The Archdiocese of Indianapolis on Wednesday defended its decision not to renew the contract of a school employee who publicly defended the same-sex marriages of two former colleagues.
Kelley Fisher, who had worked as a social worker at Roncalli High School for 15 years, lost her job last spring after she publicly defended guidance counselors Shelly Fitzgerald and Lynn Starkey, two former guidance counselors who were both dismissed last academic year for being in same-sex marriages, the Indianapolis Star reported.
Fisher, who has said she identifies as straight, was an employee of Catholic Charities of Indianapolis, an entity that is also overseen by the Archdiocese. Fisher was contracted as a social worker by the school through Catholic Charities and reportedly received multiple warnings from the school before her contract was not renewed.
In a statement made following the filing of Fisher’s complaint and provided to CNA, the Archdiocese of Indianapolis defended its decision to not renew Fisher’s contract.
“If a school’s leaders reject core aspects of the Catholic faith, it undermines the school’s ability to accomplish its mission,” the Archdiocese stated. “Because of that, the Supreme Court has repeatedly recognized that religious schools have a constitutional right to hire leaders who support the schools’ religious mission.”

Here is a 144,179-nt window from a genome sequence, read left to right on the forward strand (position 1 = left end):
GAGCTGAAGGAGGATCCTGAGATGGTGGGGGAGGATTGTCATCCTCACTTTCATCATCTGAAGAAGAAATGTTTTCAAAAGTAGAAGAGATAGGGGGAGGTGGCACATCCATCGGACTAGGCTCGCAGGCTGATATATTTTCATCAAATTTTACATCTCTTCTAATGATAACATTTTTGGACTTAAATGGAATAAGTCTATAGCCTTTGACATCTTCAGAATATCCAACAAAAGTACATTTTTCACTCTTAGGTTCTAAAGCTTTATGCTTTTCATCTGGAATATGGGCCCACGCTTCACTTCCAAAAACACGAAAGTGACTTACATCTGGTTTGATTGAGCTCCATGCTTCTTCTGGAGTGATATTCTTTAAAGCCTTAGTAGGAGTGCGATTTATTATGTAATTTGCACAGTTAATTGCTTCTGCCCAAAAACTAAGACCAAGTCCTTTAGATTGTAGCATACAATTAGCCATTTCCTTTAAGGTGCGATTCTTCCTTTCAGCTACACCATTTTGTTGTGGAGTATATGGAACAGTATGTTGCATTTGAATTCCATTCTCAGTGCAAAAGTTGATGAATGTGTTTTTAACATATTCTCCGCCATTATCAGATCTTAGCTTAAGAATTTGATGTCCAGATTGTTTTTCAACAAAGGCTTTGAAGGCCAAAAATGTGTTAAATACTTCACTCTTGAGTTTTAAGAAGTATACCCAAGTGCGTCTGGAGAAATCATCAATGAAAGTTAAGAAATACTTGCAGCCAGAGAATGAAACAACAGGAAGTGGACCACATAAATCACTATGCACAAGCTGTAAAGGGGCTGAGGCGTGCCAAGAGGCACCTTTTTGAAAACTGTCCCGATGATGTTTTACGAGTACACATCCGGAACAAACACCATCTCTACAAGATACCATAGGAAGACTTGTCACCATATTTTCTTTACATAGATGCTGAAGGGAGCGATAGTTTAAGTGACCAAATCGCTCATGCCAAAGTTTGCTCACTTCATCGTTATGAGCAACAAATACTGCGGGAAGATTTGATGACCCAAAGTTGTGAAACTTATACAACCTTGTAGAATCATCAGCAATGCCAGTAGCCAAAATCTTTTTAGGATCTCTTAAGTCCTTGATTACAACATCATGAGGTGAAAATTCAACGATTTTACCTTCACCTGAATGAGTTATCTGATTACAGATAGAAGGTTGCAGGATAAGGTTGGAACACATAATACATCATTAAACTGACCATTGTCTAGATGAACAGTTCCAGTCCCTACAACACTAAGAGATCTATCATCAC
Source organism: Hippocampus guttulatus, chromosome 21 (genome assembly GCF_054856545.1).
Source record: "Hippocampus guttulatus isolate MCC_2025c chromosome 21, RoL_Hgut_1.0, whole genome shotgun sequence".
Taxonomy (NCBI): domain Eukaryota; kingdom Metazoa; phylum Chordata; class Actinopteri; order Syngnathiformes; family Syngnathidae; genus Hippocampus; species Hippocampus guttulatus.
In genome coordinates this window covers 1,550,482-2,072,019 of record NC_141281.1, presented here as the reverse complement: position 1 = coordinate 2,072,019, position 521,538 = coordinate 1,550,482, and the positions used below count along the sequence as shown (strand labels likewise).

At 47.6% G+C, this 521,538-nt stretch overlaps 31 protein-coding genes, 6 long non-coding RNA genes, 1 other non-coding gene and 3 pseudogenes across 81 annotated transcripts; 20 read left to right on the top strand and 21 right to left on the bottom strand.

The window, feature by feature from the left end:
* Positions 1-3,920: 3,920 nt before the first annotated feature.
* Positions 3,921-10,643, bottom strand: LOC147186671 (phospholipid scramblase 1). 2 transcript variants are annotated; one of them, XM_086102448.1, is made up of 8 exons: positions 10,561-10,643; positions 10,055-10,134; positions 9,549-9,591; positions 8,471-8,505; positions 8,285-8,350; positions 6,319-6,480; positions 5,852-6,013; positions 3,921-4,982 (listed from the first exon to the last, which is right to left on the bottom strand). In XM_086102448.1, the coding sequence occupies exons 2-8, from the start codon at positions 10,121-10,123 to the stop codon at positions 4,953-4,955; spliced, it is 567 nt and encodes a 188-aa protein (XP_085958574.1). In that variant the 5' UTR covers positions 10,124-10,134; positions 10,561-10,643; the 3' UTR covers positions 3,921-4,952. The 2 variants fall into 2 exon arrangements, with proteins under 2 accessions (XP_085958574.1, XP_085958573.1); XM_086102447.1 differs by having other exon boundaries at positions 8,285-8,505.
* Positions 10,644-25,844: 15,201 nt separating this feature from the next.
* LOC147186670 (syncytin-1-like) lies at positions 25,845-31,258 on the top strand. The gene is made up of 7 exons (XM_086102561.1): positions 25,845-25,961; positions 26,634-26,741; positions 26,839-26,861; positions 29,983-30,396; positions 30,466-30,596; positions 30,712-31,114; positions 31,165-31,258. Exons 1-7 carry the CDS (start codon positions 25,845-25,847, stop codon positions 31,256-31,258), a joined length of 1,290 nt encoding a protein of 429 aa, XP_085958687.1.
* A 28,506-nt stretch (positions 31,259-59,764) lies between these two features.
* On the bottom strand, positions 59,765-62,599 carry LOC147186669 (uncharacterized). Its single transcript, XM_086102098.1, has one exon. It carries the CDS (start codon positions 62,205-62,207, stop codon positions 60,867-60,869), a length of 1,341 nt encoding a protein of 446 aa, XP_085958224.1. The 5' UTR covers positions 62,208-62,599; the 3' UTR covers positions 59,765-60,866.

The statement added that parents rely on the Archdiocese to ensure that their students are receiving an authentically Catholic education.
“Many families in our community have sacrificed so their children can attend schools where they will learn the Catholic faith. They rely on the Archdiocese to uphold the fullness of Catholic teaching throughout its schools, and the Constitution fully protects the Church’s efforts to do so,” the Archdiocese said.
Fisher filed a discrimination complaint with the Equal Employment Opportunity Commission against Roncalli and the Archdiocese, both of which are also facing a recently filed federal lawsuit from Fitzgerald, who claimed her firing was discriminatory in nature.
Fitzgerald entered a civil same-sex marriage in 2014. According to the Indianapolis Star, after her civil marriage was brought to the school’s attention, Fitzgerald was asked to resign of her own accord, dissolve the civil marriage, or to maintain discretion about the situation until her contract expired. She refused these options and was placed on administrative leave at the beginning of the last school year, and remained on leave until her employment contract expired.
David Page, Fitzgerald’s lawyer, argued in the lawsuit that his client was treated differently than heterosexual employees who have disobeyed other Catholic teachings.
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